Zgierska A., Rabago D., Chawla N. et al.
Substance Abuse: 2009, 30(4), p. 266–294.
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Increasingly popular, variants of mindfulness meditation are among the ‘third wave’ of behavioural therapies allying Western and Eastern traditions. This first review of their application to addiction delivered a ‘promising but unproven’ verdict, one replicated in a later review based on more studies.
Summary This is the first systematic review of interventions based on mindfulness meditation as way of helping to resolve substance use problems. The therapy trains people to focus their attention on emotions, thoughts, and sensations occurring in the present moment and to adopt an accepting and nonjudgmental stance to these experiences. Such controlled attention can be learned through training in meditation, hence ‘mindfulness meditation’. Benefits may for example include the detached self-observation of one’s desires and plans to obtain and use drugs, dissociating these from their emotional force. Meditation has recently been incorporated in many therapeutic programmes, commonly in the form of mindfulness-based stress reduction, originally developed for management of chronic pain and stress-related disorders. The usual course consists of eight weekly therapist-led group sessions, one full-day retreat, and daily home assignments. This therapy has also been allied with cognitive-behavioural elements, notably in the mindfulness-based relapse prevention programme developed for substance use patients. Mindfulness is also central to dialectical behaviour therapy developed for borderline personality disorder, acceptance and commitment therapy for mental health problems, and spiritual self-schema therapy for substance use problems.
Reviewed studies had to be available in English and at least to have pre- and post-intervention measures of relevant outcomes, though not necessarily to have a randomly allocated control group. Using where possible a comparable measure, calculations were made of the effectiveness of the interventions for the main substance use-related outcomes reported in the studies. In all 25 studies were identified, 15 of which guided the therapy through manuals. Tested in eight studies, mindfulness-based stress reduction was the most common variant. Across all the studies an average of 75% of patients completed the programmes, ranging from about 45% to 100%.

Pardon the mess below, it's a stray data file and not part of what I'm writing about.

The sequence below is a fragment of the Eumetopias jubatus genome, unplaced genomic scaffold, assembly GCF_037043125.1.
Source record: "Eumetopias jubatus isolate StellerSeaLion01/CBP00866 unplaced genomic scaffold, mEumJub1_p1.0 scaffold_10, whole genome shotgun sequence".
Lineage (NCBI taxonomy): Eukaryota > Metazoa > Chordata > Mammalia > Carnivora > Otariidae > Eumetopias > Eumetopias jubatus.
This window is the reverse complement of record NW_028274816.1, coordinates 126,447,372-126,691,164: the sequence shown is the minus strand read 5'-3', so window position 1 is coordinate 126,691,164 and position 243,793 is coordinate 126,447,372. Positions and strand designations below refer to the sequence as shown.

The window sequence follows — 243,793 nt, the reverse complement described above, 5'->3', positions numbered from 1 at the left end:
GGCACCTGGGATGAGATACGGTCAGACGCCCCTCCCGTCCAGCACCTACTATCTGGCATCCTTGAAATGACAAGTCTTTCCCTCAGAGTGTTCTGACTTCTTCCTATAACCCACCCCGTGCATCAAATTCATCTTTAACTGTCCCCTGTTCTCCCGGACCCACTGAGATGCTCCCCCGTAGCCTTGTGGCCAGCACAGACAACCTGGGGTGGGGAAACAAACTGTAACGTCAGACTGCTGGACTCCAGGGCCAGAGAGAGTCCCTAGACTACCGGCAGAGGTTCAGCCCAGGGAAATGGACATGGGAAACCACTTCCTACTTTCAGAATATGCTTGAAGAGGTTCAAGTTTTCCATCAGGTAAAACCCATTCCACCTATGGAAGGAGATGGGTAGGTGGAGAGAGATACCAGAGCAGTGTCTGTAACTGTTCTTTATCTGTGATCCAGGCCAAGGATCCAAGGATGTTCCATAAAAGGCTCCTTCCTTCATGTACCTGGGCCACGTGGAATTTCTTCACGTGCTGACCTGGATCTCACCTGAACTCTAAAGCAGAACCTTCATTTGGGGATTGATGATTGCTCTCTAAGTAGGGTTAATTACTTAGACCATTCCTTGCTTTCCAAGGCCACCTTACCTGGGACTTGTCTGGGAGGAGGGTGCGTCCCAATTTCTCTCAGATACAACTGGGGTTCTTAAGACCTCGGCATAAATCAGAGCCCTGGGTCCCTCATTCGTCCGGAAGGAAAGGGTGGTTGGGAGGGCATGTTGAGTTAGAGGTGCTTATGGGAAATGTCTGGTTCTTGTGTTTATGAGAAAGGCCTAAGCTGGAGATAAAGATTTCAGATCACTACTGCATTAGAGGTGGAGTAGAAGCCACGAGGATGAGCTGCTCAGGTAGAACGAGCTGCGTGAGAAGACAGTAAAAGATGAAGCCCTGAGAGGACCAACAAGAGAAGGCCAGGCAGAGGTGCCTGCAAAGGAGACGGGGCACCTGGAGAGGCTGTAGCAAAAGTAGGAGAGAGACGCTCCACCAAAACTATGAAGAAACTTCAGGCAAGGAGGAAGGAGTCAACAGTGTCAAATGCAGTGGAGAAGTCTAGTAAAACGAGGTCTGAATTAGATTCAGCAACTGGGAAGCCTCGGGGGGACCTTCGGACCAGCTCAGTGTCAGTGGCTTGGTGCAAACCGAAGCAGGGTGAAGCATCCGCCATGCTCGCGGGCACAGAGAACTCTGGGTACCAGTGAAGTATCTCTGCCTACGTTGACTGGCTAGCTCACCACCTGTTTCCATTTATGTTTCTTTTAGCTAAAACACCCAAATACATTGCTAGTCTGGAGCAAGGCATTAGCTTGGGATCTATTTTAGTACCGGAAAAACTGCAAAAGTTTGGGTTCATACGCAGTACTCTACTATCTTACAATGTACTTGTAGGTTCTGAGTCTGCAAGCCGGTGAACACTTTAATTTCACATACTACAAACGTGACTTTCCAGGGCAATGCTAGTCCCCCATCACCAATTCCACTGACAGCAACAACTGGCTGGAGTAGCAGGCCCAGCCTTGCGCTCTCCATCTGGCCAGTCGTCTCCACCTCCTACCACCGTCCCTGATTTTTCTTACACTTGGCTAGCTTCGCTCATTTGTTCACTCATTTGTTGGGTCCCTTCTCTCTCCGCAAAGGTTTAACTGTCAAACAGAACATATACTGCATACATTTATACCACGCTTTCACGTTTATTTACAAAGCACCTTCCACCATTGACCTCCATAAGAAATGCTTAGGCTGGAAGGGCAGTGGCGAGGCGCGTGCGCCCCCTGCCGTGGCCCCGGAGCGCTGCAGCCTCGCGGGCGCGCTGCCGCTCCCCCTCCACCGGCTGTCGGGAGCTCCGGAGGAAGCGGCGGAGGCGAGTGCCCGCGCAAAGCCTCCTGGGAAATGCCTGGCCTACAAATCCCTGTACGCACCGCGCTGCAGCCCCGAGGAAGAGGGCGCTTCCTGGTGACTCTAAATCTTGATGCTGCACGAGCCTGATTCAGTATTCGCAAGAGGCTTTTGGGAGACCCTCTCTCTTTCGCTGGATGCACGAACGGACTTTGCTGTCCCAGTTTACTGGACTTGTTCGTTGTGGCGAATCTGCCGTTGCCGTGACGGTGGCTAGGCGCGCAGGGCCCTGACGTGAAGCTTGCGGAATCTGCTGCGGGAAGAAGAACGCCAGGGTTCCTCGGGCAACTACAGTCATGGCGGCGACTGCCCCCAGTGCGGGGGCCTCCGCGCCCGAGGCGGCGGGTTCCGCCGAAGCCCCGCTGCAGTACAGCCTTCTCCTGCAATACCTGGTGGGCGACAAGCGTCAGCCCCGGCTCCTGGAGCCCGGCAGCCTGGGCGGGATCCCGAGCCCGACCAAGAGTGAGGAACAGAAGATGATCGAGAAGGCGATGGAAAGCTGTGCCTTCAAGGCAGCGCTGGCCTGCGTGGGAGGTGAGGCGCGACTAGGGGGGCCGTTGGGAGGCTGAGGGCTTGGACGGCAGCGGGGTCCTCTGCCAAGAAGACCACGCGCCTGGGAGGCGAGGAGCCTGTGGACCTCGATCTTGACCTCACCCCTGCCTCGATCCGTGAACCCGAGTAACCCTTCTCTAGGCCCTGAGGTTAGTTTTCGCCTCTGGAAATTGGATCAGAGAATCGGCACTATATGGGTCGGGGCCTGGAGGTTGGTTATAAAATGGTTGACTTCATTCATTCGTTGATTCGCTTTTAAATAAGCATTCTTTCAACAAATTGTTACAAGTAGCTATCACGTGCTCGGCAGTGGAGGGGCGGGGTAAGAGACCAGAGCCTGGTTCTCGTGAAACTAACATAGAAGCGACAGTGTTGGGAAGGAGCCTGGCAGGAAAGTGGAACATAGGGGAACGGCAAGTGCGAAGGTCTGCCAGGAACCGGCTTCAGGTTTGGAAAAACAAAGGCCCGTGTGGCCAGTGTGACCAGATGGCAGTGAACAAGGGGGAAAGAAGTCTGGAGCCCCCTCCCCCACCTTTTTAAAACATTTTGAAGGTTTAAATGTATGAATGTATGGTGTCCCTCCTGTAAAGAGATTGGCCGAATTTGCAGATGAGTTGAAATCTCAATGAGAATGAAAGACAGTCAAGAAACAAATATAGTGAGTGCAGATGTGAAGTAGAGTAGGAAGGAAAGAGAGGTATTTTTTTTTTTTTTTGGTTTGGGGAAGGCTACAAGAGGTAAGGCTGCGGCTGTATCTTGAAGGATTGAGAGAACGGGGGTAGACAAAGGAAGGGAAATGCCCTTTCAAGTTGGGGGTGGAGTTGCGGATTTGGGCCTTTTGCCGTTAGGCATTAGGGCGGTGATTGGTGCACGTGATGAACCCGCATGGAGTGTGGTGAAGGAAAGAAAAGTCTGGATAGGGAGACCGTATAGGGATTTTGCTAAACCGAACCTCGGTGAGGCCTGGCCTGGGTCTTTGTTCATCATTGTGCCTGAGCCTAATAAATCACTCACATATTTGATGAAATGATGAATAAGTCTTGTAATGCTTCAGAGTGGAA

Seven of the studies featured a randomly allocated control A group of people, households, organisations, communities or other units who do not participate in the intervention(s) being evaluated. Instead, they receive no intervention or none relevant to the outcomes being assessed, carry on as usual, or receive an alternative intervention (for the latter the term comparison group may be preferable). Outcome measures taken from the controls form the benchmark against which changes in the intervention group(s) are compared to determine whether the intervention had an impact and whether this is statistically significant. Comparability between control and intervention groups is essential. Normally this is best achieved by randomly allocating research participants to the different groups. Alternatives include sequentially selecting participants for one then the other group(s), or deliberately selecting similar set of participants for each group. group, the securest way to eliminate other influences on whether the therapy outperforms alternatives. Participants were 383 mainly female patients followed up for on average nearly nine months, and all but one of the studies concerned users of alcohol and/or illegal drugs. All the studies reported some positive results. Generally offered as a supplementary intervention, in five studies mindfulness meditation improved both substance use-related and other outcomes relative in most cases to basic treatment alone. In the remaining two studies, substance use was not differentially affected; instead there were similar improvements after both the mindfulness-based and the control treatments. Mindfulness meditation performed best when compared to standard care rather than pitted against another specific psychosocial therapy. In two studies mindfulness patients appeared to benefit in other ways such as motivation to avoid HIV infection, spiritual practices, self-identity, and overall psychological and social adjustment.